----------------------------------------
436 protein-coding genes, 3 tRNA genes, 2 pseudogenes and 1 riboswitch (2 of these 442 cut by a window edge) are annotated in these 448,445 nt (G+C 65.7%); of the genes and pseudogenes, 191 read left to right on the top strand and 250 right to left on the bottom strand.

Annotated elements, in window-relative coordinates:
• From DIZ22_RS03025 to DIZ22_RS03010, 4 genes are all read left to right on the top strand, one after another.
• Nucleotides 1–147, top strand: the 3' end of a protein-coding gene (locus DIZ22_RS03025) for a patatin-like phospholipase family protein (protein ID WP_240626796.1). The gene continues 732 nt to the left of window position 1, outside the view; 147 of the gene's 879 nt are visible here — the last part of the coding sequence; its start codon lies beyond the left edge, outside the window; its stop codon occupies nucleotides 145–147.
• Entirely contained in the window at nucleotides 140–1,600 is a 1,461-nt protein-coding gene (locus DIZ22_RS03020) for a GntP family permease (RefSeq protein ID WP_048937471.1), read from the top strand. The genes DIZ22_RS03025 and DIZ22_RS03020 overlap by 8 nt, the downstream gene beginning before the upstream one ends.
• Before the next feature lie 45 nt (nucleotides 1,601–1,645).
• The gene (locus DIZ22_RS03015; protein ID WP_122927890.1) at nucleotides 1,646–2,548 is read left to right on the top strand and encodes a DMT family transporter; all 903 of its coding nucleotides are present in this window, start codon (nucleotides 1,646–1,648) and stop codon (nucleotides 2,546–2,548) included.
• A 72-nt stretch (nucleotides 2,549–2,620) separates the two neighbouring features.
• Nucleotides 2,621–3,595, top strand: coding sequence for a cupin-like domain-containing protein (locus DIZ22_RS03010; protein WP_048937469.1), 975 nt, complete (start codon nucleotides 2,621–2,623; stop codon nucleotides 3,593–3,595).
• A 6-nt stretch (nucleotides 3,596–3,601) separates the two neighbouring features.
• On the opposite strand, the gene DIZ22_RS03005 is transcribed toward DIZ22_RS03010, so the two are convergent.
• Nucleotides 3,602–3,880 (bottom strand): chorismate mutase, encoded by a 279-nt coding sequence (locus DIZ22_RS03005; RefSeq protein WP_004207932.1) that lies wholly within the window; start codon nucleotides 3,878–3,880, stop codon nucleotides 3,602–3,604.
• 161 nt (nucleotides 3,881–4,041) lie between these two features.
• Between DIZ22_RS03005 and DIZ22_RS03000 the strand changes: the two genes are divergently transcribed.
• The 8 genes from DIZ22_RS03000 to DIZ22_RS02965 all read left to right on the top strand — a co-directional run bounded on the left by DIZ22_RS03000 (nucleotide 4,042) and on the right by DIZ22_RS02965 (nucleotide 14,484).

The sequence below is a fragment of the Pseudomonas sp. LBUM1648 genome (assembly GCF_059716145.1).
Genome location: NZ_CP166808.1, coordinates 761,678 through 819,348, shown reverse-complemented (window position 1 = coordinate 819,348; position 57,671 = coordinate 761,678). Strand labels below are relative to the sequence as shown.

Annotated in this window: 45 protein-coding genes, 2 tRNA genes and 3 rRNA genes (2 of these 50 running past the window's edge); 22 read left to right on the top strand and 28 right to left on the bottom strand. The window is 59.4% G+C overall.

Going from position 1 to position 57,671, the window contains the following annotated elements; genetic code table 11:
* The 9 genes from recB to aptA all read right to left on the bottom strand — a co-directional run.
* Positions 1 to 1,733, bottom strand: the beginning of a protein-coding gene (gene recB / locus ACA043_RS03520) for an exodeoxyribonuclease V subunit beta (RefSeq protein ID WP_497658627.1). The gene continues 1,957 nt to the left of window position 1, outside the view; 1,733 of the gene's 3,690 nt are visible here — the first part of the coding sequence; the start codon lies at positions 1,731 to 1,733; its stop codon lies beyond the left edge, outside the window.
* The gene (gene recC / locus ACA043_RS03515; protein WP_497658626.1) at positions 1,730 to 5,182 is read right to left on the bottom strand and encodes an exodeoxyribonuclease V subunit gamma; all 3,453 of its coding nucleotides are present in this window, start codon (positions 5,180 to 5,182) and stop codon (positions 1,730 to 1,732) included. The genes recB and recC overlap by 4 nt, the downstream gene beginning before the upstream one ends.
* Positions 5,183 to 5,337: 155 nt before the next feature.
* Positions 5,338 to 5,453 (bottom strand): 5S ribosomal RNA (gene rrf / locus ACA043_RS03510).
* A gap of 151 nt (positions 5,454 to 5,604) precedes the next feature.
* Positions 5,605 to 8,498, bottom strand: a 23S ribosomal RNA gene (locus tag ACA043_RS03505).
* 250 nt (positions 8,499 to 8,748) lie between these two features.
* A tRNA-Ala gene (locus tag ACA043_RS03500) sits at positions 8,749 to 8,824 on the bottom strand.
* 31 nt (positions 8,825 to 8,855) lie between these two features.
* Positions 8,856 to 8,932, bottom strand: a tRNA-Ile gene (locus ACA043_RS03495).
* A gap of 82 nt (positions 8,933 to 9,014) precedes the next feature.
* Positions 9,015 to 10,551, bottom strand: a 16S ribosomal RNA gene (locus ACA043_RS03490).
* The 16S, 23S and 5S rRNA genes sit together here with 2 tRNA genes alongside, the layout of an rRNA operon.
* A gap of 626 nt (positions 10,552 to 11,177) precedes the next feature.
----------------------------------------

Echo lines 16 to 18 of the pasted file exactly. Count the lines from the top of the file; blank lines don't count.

The sequence below is a fragment of the Pseudomonas sp. LBUM1648 genome (assembly GCF_059716145.1).
Genome location: NZ_CP166808.1, coordinates 761,678 through 819,348, shown reverse-complemented (window position 1 = coordinate 819,348; position 57,671 = coordinate 761,678). Strand labels below are relative to the sequence as shown.

Annotated in this window: 45 protein-coding genes, 2 tRNA genes and 3 rRNA genes (2 of these 50 running past the window's edge); 22 read left to right on the top strand and 28 right to left on the bottom strand. The window is 59.4% G+C overall.